Taking Corporate Money Out of Politics


Photo Credit: Move to Amend

David Cobb

All Athenians are invited to come to the Two Story Coffeehouse in Five Points (1680 S. Lumpkin St.) on Thursday, Dec. 5, to hear David Cobb, national spokesman for the Move to Amend movement. Cobb, a former Green Party presidential candidate, will be speaking at 7 p.m. about the need for a new constitutional amendment to abolish corporate personhood. 

In response to the U.S. Supreme Court’s Citizens United decision in 2010, a growing number of people are reaching the conclusion that an amendment is now required to establish the fact that corporations are not real people, and political funding is not free speech.   

The power of big money to influence the political process needs to be regulated by government, but this has become practically impossible to do because of the numerous court decisions (culminating in Citizens United) that have mistakenly granted First Amendment rights to corporations for spending on political ads and activities. Indeed, a number of constitutional rights that should pertain only to natural persons (i.e. human beings) are now being claimed by corporations precisely in order to evade or deflect appropriate regulation or limitation. Nevertheless, corporate personhood is a legal fiction whose primary purpose is to enable a corporate entity to be identified as a party to a contract. As an artificial entity, a corporation does not have inalienable human rights. What it has are accorded privileges within a limited sphere of operation.

Obviously, one of the main purposes of the proposed amendment is to prevent the holders of concentrated wealth from using its unequaled power to sway elections. Most people understand that the principle of one person, one vote is undermined if concentrated wealth is permitted to dominate the political discussion that precedes elections.  If, as some have said, spending money is essential to disseminating speech, then the lack of money must have the effect of preventing speech from being heard adequately.  Arguably, faced with the important task of choosing a candidate for elected office, the people have a right to hear all the candidates equally well, which cannot be done if differences in wealth make possible considerable differences in dissemination.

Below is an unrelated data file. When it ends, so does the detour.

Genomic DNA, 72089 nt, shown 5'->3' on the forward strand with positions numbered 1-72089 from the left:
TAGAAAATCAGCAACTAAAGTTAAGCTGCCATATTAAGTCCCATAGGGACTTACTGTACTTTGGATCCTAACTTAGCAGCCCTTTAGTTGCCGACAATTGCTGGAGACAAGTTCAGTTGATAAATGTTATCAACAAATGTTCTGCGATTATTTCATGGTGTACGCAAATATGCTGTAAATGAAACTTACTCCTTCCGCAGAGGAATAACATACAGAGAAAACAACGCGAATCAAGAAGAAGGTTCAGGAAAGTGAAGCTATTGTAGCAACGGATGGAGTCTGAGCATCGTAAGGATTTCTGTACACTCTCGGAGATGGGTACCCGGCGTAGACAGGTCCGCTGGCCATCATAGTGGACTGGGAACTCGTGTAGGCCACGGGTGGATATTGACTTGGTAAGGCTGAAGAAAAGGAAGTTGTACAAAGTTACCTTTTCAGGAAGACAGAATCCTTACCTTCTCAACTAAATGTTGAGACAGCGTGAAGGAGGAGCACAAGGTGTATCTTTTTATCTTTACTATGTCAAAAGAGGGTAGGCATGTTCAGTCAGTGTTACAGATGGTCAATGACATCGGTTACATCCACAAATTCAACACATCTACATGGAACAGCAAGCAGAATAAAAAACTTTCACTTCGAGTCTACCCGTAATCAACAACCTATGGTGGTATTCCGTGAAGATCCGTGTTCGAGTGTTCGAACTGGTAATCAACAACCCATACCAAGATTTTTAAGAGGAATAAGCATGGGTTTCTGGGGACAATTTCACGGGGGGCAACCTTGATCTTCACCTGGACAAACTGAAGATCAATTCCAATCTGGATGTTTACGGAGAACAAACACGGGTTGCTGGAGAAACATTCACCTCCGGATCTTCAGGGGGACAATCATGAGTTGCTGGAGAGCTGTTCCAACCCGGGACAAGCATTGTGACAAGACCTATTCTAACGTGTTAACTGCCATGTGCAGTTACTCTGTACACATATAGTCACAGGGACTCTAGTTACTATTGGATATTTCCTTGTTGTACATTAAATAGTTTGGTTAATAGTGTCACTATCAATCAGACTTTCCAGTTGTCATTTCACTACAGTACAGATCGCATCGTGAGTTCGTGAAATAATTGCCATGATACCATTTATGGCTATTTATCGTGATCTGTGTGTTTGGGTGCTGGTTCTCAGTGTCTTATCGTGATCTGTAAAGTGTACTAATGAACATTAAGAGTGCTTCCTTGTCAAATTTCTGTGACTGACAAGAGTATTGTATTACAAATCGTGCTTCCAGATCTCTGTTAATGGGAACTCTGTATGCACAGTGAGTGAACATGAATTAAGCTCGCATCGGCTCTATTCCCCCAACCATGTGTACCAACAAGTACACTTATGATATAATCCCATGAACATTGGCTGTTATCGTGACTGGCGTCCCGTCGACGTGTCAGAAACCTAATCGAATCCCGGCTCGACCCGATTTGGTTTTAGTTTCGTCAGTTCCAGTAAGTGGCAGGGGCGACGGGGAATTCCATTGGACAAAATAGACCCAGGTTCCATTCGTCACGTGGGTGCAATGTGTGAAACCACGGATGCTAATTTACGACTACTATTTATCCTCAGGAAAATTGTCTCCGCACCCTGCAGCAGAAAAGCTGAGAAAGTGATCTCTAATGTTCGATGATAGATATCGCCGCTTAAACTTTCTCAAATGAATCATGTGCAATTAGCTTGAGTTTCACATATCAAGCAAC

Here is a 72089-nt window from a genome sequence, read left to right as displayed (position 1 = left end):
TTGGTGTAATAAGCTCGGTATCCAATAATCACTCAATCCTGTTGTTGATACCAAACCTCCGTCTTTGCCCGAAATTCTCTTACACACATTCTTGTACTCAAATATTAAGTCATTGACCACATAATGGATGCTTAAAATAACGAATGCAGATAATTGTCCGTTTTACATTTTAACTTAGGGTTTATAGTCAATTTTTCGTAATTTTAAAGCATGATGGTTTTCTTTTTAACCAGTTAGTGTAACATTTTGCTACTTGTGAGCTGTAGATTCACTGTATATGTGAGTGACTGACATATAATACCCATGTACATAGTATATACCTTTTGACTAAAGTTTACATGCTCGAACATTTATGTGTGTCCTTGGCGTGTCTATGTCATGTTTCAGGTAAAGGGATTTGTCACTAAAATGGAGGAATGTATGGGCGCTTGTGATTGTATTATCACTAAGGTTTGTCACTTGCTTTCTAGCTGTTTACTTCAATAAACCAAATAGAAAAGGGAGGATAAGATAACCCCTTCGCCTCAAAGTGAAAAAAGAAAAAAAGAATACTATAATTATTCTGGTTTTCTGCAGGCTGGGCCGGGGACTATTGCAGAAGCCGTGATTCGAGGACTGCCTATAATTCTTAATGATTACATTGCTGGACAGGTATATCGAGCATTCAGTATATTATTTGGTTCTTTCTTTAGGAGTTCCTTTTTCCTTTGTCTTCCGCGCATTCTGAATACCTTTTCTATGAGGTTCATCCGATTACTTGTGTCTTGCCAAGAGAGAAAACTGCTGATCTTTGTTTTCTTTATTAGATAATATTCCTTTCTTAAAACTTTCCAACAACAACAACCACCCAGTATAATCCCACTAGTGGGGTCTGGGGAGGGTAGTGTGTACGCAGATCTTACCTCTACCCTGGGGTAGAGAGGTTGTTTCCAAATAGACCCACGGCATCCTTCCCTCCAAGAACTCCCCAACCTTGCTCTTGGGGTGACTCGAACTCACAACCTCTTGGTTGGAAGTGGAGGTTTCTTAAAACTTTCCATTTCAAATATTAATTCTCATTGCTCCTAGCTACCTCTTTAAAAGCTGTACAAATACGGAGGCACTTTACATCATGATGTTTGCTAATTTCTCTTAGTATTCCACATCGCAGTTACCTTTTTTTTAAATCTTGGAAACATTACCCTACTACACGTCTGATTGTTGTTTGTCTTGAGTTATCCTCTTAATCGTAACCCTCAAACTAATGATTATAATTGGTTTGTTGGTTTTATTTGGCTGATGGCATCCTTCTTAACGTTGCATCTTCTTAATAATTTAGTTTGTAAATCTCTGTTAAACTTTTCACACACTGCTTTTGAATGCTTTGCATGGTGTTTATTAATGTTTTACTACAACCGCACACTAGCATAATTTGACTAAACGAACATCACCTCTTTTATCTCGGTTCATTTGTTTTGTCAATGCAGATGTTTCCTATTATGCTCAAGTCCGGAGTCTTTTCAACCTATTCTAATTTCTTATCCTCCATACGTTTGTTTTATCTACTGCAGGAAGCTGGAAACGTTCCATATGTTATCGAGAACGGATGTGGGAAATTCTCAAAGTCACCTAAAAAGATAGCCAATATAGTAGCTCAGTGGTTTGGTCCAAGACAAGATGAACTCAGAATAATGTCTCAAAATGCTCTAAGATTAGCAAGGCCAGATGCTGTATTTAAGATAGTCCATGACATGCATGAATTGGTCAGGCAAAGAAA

Thus, it is strange that the Supreme Court would recognize the close connection between speech and money without simultaneously recognizing that to have little or no money means that little to none of your speech will be heard by voters. Most of the time, outside of politics, this doesn’t matter, but for the purpose of participating in a democratic election, the voters have a right to have equal access to all the candidates, which can only happen if the case for each candidate is fully disseminated. In my opinion, that’s why, in a democracy, elections ought to be publicly, not privately, funded. Otherwise, you have a plutocracy.  

Be that as it may, Cobb will explain the basis for the proposed amendment more clearly than I can do here, and he will end his presentation with a lively question-and-answer session. A sampling of his presentations throughout the country can be found on YouTube. The exact wording of the amendment he will discuss can be found on the Move to Amend website at  In addition to this website, there are two excellent books on the history and effects of corporate personhood: Corporations Are Not People (2012) by Jeffrey D. Clements and Unequal Protection (2010) by Thom Hartmann.  

The reaction against the Citizens United decision has been breathtaking. Anyone who’s interested in this reaction will be fascinated to watch democracy in action on two extremely short YouTube videos.

As of July 2013, 500 such resolutions have reportedly been passed all across America. 

To the best of my knowledge, whenever the amendment issue has been presented for a vote, support for it has been overwhelming. It has come from political groups all across the spectrum—right, left and center. Why? Because it is not a partisan issue. It is not identified with any particular ideology or policy. Instead, it is about enabling the people of the United States to reclaim their rightful place in politics.